The Great Psychotherapy Debate Continues

Article excerpt


In "Psychotherapy: The Snake Oil of the 90s?" (Vol. 6, #3, (SKEPTIC), Dr. Tana Dineen makes the following broad-based claims: 1) psychotherapy is no more effective than talking to a friend; 2) short term therapy is just as effective as long term therapy; 3) psychologists and the "psychology industry" ignore information which might discredit their profession and promote misinformation to create a market for their services. Her arguments sound a bit like a conspiracy orchestrated by Martin Seligman, past-president of the American Psychological Association (APA) and "the psychology industry" in an effort to make more money and create increasing markets for their phony services (hence the snake oil analogy). This response to Dr. Dineen's article will address both the process and content of her arguments as there are serious flaws in both.

The majority of Dr. Dineen's "evidence" for her claims comes from two sources: a Consumer Reports Survey (CR) on mental health effectiveness (1995) and the Fort Bragg Demonstration Effectiveness Project (FBEP; Bickman, et al., 1995). Briefly, the CR study was the result of "a supplementary survey about psychotherapy and drugs in one version of its 1994 annual questionnaire, along with its customary inquiries about appliances and services" (Seligman, 1995, p. 967). The survey contained 26 questions about mental health professionals, for those to whom the questions applied. The FBEP was a very large and expensive project which compared a comprehensive, integrated system of mental health care versus "usual care," in the form of disconnected and diverse services (Sechrest & Walsh, 1997).

The first argument offered is that psychotherapy is no more effective than talking to a friend. Dr. Dineen states "for reasons that they will not make public, CR chose to ignore the experiences" (p. 57) of the 3,000 respondents who had talked to a friend, relative, or clergy, but not a mental health professional. Dr. Dineen seems to think that this information is being withheld as it would prove her theory that talking to a friend is as effective as seeing a mental health professional.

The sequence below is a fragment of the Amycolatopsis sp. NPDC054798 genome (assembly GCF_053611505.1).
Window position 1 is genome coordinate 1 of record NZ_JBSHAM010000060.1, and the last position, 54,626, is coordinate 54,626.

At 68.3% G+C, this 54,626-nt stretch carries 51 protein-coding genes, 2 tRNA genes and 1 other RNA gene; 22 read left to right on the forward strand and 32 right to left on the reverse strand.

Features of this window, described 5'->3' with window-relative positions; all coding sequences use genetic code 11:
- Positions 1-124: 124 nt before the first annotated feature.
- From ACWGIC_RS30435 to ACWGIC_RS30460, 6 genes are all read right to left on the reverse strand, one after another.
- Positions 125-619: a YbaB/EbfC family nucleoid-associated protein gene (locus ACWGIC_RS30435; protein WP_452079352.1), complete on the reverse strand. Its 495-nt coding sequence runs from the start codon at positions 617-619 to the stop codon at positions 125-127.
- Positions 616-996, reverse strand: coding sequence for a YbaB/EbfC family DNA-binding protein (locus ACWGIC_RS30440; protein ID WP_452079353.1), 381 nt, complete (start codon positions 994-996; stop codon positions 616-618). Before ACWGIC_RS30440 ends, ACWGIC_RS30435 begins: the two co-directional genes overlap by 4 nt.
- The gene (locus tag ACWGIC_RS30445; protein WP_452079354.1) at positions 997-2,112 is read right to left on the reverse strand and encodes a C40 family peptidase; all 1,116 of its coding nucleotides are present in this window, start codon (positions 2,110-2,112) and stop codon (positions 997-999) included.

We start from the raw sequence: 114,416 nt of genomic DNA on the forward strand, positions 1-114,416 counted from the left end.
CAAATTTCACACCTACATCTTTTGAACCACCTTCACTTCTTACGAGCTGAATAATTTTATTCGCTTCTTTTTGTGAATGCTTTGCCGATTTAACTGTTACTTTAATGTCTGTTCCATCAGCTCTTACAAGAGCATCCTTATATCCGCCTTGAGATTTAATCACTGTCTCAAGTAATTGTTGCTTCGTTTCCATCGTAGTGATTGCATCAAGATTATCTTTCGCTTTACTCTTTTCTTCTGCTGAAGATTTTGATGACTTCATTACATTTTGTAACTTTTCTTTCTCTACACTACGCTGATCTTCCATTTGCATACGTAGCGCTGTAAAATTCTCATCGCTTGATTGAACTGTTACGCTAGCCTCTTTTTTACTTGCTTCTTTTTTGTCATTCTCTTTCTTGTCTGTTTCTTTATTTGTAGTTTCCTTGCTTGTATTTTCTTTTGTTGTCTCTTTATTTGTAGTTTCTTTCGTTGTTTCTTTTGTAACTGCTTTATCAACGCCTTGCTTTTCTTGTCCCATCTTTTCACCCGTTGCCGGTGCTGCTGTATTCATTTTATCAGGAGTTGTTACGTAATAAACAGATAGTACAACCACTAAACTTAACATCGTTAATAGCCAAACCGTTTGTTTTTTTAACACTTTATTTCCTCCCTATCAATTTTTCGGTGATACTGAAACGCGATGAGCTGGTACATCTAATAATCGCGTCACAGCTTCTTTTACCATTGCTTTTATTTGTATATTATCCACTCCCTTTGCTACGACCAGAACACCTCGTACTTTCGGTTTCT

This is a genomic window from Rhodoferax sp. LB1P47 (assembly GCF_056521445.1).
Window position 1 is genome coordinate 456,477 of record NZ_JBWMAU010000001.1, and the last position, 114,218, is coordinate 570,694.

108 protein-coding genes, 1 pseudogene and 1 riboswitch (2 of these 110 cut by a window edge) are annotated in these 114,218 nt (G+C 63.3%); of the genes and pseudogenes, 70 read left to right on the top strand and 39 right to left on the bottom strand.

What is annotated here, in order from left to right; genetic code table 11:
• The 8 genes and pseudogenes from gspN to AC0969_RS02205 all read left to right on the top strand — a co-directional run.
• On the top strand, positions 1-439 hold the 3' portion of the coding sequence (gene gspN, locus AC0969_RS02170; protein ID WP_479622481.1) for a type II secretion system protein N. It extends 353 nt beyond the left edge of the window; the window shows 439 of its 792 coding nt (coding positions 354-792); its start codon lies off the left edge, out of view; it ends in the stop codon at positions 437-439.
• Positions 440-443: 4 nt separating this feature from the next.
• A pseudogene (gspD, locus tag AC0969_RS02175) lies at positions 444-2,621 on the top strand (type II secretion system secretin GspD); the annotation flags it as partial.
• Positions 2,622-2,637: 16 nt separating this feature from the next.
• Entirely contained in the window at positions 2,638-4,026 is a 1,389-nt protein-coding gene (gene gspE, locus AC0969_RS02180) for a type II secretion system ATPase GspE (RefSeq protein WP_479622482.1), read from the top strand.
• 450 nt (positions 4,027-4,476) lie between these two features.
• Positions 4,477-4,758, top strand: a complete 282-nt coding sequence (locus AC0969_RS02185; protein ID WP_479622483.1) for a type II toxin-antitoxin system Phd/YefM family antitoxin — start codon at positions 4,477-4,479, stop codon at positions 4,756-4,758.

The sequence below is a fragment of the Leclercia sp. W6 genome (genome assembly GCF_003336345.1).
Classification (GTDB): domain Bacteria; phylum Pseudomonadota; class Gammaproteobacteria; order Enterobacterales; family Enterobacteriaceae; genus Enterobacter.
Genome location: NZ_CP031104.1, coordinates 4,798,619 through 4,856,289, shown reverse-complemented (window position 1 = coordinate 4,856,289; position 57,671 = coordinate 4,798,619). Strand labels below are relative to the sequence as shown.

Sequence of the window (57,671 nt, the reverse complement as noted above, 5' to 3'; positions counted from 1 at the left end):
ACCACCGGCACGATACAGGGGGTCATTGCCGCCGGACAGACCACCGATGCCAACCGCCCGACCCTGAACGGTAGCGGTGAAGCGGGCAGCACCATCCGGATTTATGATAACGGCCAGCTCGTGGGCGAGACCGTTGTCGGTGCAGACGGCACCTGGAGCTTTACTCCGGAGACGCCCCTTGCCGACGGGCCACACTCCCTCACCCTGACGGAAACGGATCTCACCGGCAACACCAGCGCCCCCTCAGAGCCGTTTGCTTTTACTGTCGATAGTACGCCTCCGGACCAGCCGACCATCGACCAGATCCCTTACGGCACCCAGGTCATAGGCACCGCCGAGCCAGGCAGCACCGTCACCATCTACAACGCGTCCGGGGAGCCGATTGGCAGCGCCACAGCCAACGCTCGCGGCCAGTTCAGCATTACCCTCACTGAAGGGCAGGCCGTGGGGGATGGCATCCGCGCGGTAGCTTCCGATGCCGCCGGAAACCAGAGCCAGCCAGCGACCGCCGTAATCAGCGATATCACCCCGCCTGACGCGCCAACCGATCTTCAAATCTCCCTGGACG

Dr. Seligman dearly addresses this concern when he explains "because there are no control groups, the CR study cannot tell us directly whether talking to sympathetic friends or merely letting time pass would have produced as much improvement as treatment by a mental health professional. The CR Survey unfortunately, did not ask those who just talked to friends and clergy to fill out detailed questionnaires about the results" (1995, p. 972). Data from the 3,000 "Bermuda Triangle" respondents were not included because there was no corresponding data to compare! While Dr. Seligman considers this a "serious objection" (1995, p.972) he goes on to discuss some of the internal controls which performed many of the functions of the control groups and support the notion that psychotherapy is superior to talking to a friend.

First, marriage counselors do significantly worse than psychologists, psychiatrists, and social workers, in spite of no significant differences in kind of problem, severity of problem, or duration of treatment. Marriage counselors control for many of the nonspecifics, such as therapeutic alliance, rapport, attention, as well as for the passage of time. Second, there is a dose-response curve, with more therapy yielding more improvement The first point is the dose-response curve approximates no treatment: people who have less than a month of treatment have on average an improvement score of 201, whereas people who have over two years of treatment have an average score of 241. Third, psychotherapy does just as well as psychotherapy plus drugs for all disorders, and there is such a long history of placebo controls inferior to these drugs that one can infer that psychotherapy likely would have outperformed such controls had they been run (Seligman, 1995, p. …